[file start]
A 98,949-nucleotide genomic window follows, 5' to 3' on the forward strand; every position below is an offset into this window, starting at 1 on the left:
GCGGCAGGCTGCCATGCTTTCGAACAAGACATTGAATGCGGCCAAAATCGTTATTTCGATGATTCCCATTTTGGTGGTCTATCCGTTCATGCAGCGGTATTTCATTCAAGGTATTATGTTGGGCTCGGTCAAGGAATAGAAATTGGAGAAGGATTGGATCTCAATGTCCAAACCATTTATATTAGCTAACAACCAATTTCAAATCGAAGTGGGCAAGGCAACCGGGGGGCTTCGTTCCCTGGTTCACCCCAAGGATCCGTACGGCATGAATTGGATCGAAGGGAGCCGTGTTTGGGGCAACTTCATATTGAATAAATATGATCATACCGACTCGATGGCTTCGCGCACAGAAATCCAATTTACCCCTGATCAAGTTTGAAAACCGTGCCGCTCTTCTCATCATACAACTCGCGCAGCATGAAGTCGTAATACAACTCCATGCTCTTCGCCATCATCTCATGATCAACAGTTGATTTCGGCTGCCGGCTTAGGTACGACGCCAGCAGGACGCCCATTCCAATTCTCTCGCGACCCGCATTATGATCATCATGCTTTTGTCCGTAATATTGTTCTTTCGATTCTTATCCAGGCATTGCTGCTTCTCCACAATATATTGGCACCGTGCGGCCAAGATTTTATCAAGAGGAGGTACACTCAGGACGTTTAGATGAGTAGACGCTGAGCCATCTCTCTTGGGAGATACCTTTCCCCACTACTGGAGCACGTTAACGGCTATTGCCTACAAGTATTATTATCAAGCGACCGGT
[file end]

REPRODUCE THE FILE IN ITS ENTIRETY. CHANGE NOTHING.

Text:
A 98,949-nucleotide genomic window follows, 5' to 3' on the forward strand; every position below is an offset into this window, starting at 1 on the left:
GCGGCAGGCTGCCATGCTTTCGAACAAGACATTGAATGCGGCCAAAATCGTTATTTCGATGATTCCCATTTTGGTGGTCTATCCGTTCATGCAGCGGTATTTCATTCAAGGTATTATGTTGGGCTCGGTCAAGGAATAGAAATTGGAGAAGGATTGGATCTCAATGTCCAAACCATTTATATTAGCTAACAACCAATTTCAAATCGAAGTGGGCAAGGCAACCGGGGGGCTTCGTTCCCTGGTTCACCCCAAGGATCCGTACGGCATGAATTGGATCGAAGGGAGCCGTGTTTGGGGCAACTTCATATTGAATAAATATGATCATACCGACTCGATGGCTTCGCGCACAGAAATCCAATTTACCCCTGATCAAGTTTGAAAACCGTGCCGCTCTTCTCATCATACAACTCGCGCAGCATGAAGTCGTAATACAACTCCATGCTCTTCGCCATCATCTCATGATCAACAGTTGATTTCGGCTGCCGGCTTAGGTACGACGCCAGCAGGACGCCCATTCCAATTCTCTCGCGACCCGCATTATGATCATCATGCTTTTGTCCGTAATATTGTTCTTTCGATTCTTATCCAGGCATTGCTGCTTCTCCACAATATATTGGCACCGTGCGGCCAAGATTTTATCAAGAGGAGGTACACTCAGGACGTTTAGATGAGTAGACGCTGAGCCATCTCTCTTGGGAGATACCTTTCCCCACTACTGGAGCACGTTAACGGCTATTGCCTACAAGTATTATTATCAAGCGACCGGT